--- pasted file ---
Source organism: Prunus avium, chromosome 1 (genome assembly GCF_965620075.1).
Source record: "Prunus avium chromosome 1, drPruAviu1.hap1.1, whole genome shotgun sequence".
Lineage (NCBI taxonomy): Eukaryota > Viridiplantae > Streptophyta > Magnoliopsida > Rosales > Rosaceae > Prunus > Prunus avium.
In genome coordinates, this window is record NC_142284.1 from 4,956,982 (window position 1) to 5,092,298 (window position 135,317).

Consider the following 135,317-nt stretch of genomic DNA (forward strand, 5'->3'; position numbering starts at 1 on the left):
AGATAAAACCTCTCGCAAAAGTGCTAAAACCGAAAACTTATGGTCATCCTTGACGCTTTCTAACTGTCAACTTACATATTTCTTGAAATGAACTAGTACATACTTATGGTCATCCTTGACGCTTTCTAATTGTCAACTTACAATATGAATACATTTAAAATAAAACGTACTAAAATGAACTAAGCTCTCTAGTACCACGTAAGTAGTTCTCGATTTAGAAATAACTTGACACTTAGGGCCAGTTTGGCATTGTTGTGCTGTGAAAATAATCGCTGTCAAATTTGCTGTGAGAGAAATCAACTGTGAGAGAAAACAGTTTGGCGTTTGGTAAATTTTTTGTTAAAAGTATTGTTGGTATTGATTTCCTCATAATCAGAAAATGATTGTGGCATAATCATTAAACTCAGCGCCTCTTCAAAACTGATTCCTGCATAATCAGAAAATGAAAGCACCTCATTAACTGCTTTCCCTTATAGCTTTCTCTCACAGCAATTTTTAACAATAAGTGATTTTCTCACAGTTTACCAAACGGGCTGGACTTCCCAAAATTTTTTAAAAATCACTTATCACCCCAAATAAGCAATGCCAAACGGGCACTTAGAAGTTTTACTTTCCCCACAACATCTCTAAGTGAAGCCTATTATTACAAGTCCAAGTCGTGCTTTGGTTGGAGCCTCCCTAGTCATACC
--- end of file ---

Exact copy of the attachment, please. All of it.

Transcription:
Source organism: Prunus avium, chromosome 1 (genome assembly GCF_965620075.1).
Source record: "Prunus avium chromosome 1, drPruAviu1.hap1.1, whole genome shotgun sequence".
Lineage (NCBI taxonomy): Eukaryota > Viridiplantae > Streptophyta > Magnoliopsida > Rosales > Rosaceae > Prunus > Prunus avium.
In genome coordinates, this window is record NC_142284.1 from 4,956,982 (window position 1) to 5,092,298 (window position 135,317).

Consider the following 135,317-nt stretch of genomic DNA (forward strand, 5'->3'; position numbering starts at 1 on the left):
AGATAAAACCTCTCGCAAAAGTGCTAAAACCGAAAACTTATGGTCATCCTTGACGCTTTCTAACTGTCAACTTACATATTTCTTGAAATGAACTAGTACATACTTATGGTCATCCTTGACGCTTTCTAATTGTCAACTTACAATATGAATACATTTAAAATAAAACGTACTAAAATGAACTAAGCTCTCTAGTACCACGTAAGTAGTTCTCGATTTAGAAATAACTTGACACTTAGGGCCAGTTTGGCATTGTTGTGCTGTGAAAATAATCGCTGTCAAATTTGCTGTGAGAGAAATCAACTGTGAGAGAAAACAGTTTGGCGTTTGGTAAATTTTTTGTTAAAAGTATTGTTGGTATTGATTTCCTCATAATCAGAAAATGATTGTGGCATAATCATTAAACTCAGCGCCTCTTCAAAACTGATTCCTGCATAATCAGAAAATGAAAGCACCTCATTAACTGCTTTCCCTTATAGCTTTCTCTCACAGCAATTTTTAACAATAAGTGATTTTCTCACAGTTTACCAAACGGGCTGGACTTCCCAAAATTTTTTAAAAATCACTTATCACCCCAAATAAGCAATGCCAAACGGGCACTTAGAAGTTTTACTTTCCCCACAACATCTCTAAGTGAAGCCTATTATTACAAGTCCAAGTCGTGCTTTGGTTGGAGCCTCCCTAGTCATACC